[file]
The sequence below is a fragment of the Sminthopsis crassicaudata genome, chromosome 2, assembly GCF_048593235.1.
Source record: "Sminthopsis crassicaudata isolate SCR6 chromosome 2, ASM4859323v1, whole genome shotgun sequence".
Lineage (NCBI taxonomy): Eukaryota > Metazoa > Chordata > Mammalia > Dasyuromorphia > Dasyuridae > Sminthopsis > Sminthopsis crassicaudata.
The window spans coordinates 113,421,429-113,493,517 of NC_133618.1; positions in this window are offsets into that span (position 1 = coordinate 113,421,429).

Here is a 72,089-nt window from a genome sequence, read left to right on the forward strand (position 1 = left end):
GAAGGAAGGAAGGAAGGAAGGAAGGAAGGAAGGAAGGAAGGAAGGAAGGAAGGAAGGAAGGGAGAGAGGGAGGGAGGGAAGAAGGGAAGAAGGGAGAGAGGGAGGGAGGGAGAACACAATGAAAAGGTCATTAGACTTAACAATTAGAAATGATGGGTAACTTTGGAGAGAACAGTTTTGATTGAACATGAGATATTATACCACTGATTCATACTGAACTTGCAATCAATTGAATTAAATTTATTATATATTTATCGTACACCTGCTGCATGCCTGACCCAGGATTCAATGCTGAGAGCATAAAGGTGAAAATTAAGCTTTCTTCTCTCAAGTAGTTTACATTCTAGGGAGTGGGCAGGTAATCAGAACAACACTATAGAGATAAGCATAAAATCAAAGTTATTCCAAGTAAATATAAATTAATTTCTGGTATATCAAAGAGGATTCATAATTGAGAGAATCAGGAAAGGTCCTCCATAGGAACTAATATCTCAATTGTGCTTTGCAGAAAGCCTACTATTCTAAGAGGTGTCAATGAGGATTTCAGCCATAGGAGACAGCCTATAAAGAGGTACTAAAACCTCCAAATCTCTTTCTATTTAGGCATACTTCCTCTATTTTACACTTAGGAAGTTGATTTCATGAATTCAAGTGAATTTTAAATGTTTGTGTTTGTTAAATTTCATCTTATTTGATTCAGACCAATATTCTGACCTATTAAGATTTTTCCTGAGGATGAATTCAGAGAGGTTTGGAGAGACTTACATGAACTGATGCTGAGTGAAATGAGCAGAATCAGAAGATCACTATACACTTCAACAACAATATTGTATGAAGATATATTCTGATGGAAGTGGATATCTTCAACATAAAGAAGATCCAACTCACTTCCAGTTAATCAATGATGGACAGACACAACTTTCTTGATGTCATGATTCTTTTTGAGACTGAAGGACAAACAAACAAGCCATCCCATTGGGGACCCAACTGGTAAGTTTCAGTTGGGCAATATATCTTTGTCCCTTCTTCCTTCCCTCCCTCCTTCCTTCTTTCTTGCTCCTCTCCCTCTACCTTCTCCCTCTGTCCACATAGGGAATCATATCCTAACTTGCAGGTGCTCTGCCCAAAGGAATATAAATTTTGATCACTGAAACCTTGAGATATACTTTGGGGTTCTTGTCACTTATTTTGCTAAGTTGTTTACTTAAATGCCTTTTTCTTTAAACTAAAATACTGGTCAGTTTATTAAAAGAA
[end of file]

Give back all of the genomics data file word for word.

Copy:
The sequence below is a fragment of the Sminthopsis crassicaudata genome, chromosome 2, assembly GCF_048593235.1.
Source record: "Sminthopsis crassicaudata isolate SCR6 chromosome 2, ASM4859323v1, whole genome shotgun sequence".
Lineage (NCBI taxonomy): Eukaryota > Metazoa > Chordata > Mammalia > Dasyuromorphia > Dasyuridae > Sminthopsis > Sminthopsis crassicaudata.
The window spans coordinates 113,421,429-113,493,517 of NC_133618.1; positions in this window are offsets into that span (position 1 = coordinate 113,421,429).

Here is a 72,089-nt window from a genome sequence, read left to right on the forward strand (position 1 = left end):
GAAGGAAGGAAGGAAGGAAGGAAGGAAGGAAGGAAGGAAGGAAGGAAGGAAGGAAGGAAGGGAGAGAGGGAGGGAGGGAAGAAGGGAAGAAGGGAGAGAGGGAGGGAGGGAGAACACAATGAAAAGGTCATTAGACTTAACAATTAGAAATGATGGGTAACTTTGGAGAGAACAGTTTTGATTGAACATGAGATATTATACCACTGATTCATACTGAACTTGCAATCAATTGAATTAAATTTATTATATATTTATCGTACACCTGCTGCATGCCTGACCCAGGATTCAATGCTGAGAGCATAAAGGTGAAAATTAAGCTTTCTTCTCTCAAGTAGTTTACATTCTAGGGAGTGGGCAGGTAATCAGAACAACACTATAGAGATAAGCATAAAATCAAAGTTATTCCAAGTAAATATAAATTAATTTCTGGTATATCAAAGAGGATTCATAATTGAGAGAATCAGGAAAGGTCCTCCATAGGAACTAATATCTCAATTGTGCTTTGCAGAAAGCCTACTATTCTAAGAGGTGTCAATGAGGATTTCAGCCATAGGAGACAGCCTATAAAGAGGTACTAAAACCTCCAAATCTCTTTCTATTTAGGCATACTTCCTCTATTTTACACTTAGGAAGTTGATTTCATGAATTCAAGTGAATTTTAAATGTTTGTGTTTGTTAAATTTCATCTTATTTGATTCAGACCAATATTCTGACCTATTAAGATTTTTCCTGAGGATGAATTCAGAGAGGTTTGGAGAGACTTACATGAACTGATGCTGAGTGAAATGAGCAGAATCAGAAGATCACTATACACTTCAACAACAATATTGTATGAAGATATATTCTGATGGAAGTGGATATCTTCAACATAAAGAAGATCCAACTCACTTCCAGTTAATCAATGATGGACAGACACAACTTTCTTGATGTCATGATTCTTTTTGAGACTGAAGGACAAACAAACAAGCCATCCCATTGGGGACCCAACTGGTAAGTTTCAGTTGGGCAATATATCTTTGTCCCTTCTTCCTTCCCTCCCTCCTTCCTTCTTTCTTGCTCCTCTCCCTCTACCTTCTCCCTCTGTCCACATAGGGAATCATATCCTAACTTGCAGGTGCTCTGCCCAAAGGAATATAAATTTTGATCACTGAAACCTTGAGATATACTTTGGGGTTCTTGTCACTTATTTTGCTAAGTTGTTTACTTAAATGCCTTTTTCTTTAAACTAAAATACTGGTCAGTTTATTAAAAGAA